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By now, as a society, we are all well aware of the Opioid Crisis.  We know that heroin has been killing an entire generation of individuals.  None of this is any surprise to us.  What may be a surprise is why so many are getting addicted to heroin in the first place.  We may be asking ourselves why we continue to see people get drawn into heroin addiction and find it extremely difficult or nearly impossible to stop.  We might find ourselves wondering, why is this happening?  What makes heroin so addictive if we know that it’s dangerous?

Heroin and the Brain

When used, heroin enters the brain rapidly and binds to what’s called opioid receptors.  This binding causes an immediate stop of any kind of pain experience and produces an immense sense of pleasure.  When there is no longer any heroin present in the body, the opioid receptors are then empty, causing the pain sensations to return.  Because of this, an individual may want to use more opioids in an attempt to get rid of the pain or feel that sense of euphoria again.  If this cycle is continued, the brain essentially ‘forgets’ how to relieve pain on it’s own, thus becoming physically dependent on the substance in order to feel relief.

Psychological Addiction

 Not only does heroin relieve any sort of physical pain that someone may be experiencing, it’s also a way to self-medicate any emotional or psychological pain or discomfort that someone may be feeling.  Whether someone is struggling with mental health, depression, grief, trauma, or anything else that may be psychologically difficult, some people choose to turn to self-medicating or using illicit substances to find some relief from their experiences.  Continuing to use heroin to feel relief will eventually lead to psychological dependence on the substance in addition to physical dependence.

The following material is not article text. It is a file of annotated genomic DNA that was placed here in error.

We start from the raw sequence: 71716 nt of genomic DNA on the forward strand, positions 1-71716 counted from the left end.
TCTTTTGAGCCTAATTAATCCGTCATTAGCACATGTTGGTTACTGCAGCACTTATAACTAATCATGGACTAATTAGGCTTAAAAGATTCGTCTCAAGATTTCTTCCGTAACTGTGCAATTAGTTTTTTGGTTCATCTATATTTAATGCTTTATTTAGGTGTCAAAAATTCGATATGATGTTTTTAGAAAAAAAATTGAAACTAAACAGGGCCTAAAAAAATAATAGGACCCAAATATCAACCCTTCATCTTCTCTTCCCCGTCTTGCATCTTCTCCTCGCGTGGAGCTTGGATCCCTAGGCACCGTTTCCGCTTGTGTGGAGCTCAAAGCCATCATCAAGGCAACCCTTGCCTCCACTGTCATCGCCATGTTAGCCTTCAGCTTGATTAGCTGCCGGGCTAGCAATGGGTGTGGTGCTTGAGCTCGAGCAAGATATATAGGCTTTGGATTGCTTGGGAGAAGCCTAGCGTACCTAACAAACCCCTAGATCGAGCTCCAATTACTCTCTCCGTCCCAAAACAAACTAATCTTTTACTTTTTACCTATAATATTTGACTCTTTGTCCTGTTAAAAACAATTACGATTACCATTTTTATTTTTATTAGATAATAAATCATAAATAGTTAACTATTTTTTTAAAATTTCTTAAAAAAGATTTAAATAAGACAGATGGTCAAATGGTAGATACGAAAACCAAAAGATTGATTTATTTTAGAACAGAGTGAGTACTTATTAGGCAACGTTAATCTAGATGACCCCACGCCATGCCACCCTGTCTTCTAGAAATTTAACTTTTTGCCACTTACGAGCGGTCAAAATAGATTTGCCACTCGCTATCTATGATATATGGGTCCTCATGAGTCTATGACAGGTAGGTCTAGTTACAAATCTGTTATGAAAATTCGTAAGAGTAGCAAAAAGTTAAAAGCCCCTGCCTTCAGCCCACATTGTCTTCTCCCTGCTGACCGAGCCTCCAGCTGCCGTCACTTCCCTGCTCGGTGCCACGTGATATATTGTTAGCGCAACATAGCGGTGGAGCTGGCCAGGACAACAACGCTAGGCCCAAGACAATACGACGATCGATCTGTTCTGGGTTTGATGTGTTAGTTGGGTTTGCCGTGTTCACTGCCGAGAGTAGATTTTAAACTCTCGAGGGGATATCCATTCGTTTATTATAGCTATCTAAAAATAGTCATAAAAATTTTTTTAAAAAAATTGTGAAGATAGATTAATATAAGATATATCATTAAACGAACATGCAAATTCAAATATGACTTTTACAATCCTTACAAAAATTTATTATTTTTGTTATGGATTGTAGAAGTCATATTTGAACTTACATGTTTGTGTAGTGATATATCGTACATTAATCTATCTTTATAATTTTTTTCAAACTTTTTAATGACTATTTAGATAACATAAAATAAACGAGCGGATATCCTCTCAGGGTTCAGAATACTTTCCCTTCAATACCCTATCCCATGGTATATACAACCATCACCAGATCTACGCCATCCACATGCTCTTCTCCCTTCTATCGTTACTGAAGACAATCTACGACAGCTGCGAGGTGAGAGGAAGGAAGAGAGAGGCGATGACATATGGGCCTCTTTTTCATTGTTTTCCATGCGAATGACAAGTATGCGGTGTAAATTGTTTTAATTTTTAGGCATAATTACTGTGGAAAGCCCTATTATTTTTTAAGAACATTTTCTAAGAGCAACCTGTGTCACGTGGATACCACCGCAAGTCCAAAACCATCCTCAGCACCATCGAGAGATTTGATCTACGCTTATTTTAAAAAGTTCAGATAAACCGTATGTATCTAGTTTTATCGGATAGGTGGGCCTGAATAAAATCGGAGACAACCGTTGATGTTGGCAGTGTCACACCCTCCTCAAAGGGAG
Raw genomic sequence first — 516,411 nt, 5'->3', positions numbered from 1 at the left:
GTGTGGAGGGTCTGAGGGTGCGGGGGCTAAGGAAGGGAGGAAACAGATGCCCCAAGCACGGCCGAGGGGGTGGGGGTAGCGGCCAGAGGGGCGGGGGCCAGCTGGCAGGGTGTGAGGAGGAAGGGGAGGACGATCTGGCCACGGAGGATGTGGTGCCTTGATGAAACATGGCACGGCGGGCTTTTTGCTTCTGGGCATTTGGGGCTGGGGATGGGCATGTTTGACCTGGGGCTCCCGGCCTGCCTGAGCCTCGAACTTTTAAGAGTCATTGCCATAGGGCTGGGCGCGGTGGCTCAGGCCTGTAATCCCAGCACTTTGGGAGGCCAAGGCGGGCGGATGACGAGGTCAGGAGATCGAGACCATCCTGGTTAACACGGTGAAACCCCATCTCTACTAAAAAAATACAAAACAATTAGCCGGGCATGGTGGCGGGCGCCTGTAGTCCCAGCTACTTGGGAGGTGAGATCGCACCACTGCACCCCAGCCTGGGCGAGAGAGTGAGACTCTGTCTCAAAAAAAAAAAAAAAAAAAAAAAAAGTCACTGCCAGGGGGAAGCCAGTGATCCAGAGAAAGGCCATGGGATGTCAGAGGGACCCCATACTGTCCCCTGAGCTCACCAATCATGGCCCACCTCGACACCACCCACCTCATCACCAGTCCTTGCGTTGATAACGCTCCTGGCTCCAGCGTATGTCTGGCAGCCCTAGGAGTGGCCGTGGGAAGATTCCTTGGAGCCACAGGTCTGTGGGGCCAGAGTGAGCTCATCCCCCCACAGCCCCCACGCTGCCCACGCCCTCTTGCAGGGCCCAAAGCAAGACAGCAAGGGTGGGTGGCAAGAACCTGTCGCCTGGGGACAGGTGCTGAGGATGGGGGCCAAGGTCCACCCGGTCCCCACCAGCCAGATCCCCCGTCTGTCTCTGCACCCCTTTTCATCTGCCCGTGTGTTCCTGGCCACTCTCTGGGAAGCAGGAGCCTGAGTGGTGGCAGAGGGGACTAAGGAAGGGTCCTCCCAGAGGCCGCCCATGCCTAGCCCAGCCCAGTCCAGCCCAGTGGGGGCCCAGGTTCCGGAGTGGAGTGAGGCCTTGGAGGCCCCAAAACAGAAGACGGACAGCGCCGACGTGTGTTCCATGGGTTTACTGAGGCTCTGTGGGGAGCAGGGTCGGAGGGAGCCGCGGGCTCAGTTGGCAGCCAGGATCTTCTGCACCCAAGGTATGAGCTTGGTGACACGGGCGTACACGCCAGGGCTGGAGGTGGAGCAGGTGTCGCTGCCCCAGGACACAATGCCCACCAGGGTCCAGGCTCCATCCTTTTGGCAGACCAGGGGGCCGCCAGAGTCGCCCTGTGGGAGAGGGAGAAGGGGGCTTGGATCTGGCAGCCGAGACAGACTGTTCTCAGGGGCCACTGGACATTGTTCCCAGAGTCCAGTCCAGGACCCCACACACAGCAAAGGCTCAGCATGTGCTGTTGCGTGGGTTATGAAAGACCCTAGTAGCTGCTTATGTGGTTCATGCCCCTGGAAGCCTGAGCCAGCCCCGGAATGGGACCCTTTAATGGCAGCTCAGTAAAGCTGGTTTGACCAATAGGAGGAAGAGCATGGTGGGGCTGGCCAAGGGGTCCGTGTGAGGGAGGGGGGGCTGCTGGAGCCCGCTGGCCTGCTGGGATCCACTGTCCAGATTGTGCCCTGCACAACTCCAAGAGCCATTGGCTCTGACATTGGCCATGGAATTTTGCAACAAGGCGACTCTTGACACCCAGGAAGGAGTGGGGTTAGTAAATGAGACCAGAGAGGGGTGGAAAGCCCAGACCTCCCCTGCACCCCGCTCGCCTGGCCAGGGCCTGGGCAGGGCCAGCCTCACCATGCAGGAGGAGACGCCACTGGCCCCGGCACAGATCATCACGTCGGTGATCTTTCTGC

Tolerance and Withdrawal

When someone is using heroin consistently over a period of time, they will develop a tolerance to the drug.  This means, that in order to experience the same euphoria that they used to experience when they first started, they will attempt to use more of the drug in order to feel that.  When the brain stops responding in ways that it used to, people start to use more.  When a person is not using the amount of heroin that they’re used to using, their body will begin to experience detox symptoms.  As a result of these uncomfortable symptoms, the person will often do whatever they can to seek out more of the drug in order to feel better and avoid withdrawal.  For more about heroin withdrawal see previous blog here.

Prolonged heroin use makes it impossible for those using to feel organic happiness.  What may have started out as a desire for immediate relief then turns into dependence to just feel somewhat okay.  Without the substance, the person’s brain and body can no longer function in a way that relieves pain (emotional or physical) or experiences pleasure.  What used to give them pleasure does not any more.  Heroin is one of the strongest drugs out there, and once introduced to the brain and body it is very difficult for people to discontinue use.  Abruptly stopping the use of heroin causes very severe and significant withdrawal effects that make the person feel like they need to keep using.  Although it feels impossible at times to most people that are using heroin, it is possible to effectively detox from heroin and to remain abstinent.  Doing this is alone is impossible and not advised to try, especially because the withdrawal process requires medical monitoring for stabilization.  If you or someone you know are addicted to heroin, understand that your experiences with the addiction are very real and valid, but it is possible to stop if you have the appropriate help and support in place.